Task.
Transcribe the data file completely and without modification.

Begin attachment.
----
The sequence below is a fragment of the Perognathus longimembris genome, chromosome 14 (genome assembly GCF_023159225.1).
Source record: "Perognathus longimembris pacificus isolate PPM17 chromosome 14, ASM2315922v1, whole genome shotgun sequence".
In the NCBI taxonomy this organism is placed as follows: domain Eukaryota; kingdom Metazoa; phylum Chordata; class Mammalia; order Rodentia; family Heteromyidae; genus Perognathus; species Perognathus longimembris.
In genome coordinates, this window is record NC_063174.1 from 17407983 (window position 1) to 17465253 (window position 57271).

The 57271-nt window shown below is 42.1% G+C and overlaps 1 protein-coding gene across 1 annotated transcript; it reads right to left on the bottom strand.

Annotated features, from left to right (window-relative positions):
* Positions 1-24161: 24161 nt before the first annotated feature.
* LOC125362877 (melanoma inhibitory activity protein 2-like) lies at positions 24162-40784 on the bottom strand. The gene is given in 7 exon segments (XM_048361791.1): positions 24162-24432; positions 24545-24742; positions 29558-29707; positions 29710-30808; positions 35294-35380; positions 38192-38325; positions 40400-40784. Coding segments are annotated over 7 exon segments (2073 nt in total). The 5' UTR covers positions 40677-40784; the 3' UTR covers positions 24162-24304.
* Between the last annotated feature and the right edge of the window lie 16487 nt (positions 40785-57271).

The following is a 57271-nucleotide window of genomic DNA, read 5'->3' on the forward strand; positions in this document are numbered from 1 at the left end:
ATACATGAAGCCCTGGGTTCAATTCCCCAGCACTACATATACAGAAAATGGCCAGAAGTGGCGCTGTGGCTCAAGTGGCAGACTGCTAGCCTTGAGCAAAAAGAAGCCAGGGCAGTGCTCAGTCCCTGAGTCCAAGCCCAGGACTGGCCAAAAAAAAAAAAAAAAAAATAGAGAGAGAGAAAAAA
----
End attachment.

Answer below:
The sequence below is a fragment of the Perognathus longimembris genome, chromosome 14 (genome assembly GCF_023159225.1).
Source record: "Perognathus longimembris pacificus isolate PPM17 chromosome 14, ASM2315922v1, whole genome shotgun sequence".
In the NCBI taxonomy this organism is placed as follows: domain Eukaryota; kingdom Metazoa; phylum Chordata; class Mammalia; order Rodentia; family Heteromyidae; genus Perognathus; species Perognathus longimembris.
In genome coordinates, this window is record NC_063174.1 from 17407983 (window position 1) to 17465253 (window position 57271).

The 57271-nt window shown below is 42.1% G+C and overlaps 1 protein-coding gene across 1 annotated transcript; it reads right to left on the bottom strand.

Annotated features, from left to right (window-relative positions):
* Positions 1-24161: 24161 nt before the first annotated feature.
* LOC125362877 (melanoma inhibitory activity protein 2-like) lies at positions 24162-40784 on the bottom strand. The gene is given in 7 exon segments (XM_048361791.1): positions 24162-24432; positions 24545-24742; positions 29558-29707; positions 29710-30808; positions 35294-35380; positions 38192-38325; positions 40400-40784. Coding segments are annotated over 7 exon segments (2073 nt in total). The 5' UTR covers positions 40677-40784; the 3' UTR covers positions 24162-24304.
* Between the last annotated feature and the right edge of the window lie 16487 nt (positions 40785-57271).

The following is a 57271-nucleotide window of genomic DNA, read 5'->3' on the forward strand; positions in this document are numbered from 1 at the left end:
ATACATGAAGCCCTGGGTTCAATTCCCCAGCACTACATATACAGAAAATGGCCAGAAGTGGCGCTGTGGCTCAAGTGGCAGACTGCTAGCCTTGAGCAAAAAGAAGCCAGGGCAGTGCTCAGTCCCTGAGTCCAAGCCCAGGACTGGCCAAAAAAAAAAAAAAAAAAATAGAGAGAGAGAAAAAA